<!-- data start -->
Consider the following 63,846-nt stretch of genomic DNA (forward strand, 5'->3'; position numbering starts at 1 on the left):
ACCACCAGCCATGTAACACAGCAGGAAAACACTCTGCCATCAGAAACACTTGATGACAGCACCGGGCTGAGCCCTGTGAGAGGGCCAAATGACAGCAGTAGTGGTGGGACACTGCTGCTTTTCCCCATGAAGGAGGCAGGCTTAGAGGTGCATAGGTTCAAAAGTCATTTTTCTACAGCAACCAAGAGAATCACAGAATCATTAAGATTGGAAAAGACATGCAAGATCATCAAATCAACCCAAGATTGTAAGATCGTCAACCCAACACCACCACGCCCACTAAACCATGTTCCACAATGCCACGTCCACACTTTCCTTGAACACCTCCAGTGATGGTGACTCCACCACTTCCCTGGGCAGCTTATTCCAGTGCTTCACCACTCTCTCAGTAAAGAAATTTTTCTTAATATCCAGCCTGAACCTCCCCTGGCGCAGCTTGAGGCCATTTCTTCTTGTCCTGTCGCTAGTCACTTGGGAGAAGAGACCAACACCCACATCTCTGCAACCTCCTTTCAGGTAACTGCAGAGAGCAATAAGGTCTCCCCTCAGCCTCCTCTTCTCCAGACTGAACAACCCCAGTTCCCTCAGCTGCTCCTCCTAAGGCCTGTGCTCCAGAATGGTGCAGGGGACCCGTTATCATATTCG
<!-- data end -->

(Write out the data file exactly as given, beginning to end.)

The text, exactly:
Consider the following 63,846-nt stretch of genomic DNA (forward strand, 5'->3'; position numbering starts at 1 on the left):
ACCACCAGCCATGTAACACAGCAGGAAAACACTCTGCCATCAGAAACACTTGATGACAGCACCGGGCTGAGCCCTGTGAGAGGGCCAAATGACAGCAGTAGTGGTGGGACACTGCTGCTTTTCCCCATGAAGGAGGCAGGCTTAGAGGTGCATAGGTTCAAAAGTCATTTTTCTACAGCAACCAAGAGAATCACAGAATCATTAAGATTGGAAAAGACATGCAAGATCATCAAATCAACCCAAGATTGTAAGATCGTCAACCCAACACCACCACGCCCACTAAACCATGTTCCACAATGCCACGTCCACACTTTCCTTGAACACCTCCAGTGATGGTGACTCCACCACTTCCCTGGGCAGCTTATTCCAGTGCTTCACCACTCTCTCAGTAAAGAAATTTTTCTTAATATCCAGCCTGAACCTCCCCTGGCGCAGCTTGAGGCCATTTCTTCTTGTCCTGTCGCTAGTCACTTGGGAGAAGAGACCAACACCCACATCTCTGCAACCTCCTTTCAGGTAACTGCAGAGAGCAATAAGGTCTCCCCTCAGCCTCCTCTTCTCCAGACTGAACAACCCCAGTTCCCTCAGCTGCTCCTCCTAAGGCCTGTGCTCCAGAATGGTGCAGGGGACCCGTTATCATATTCG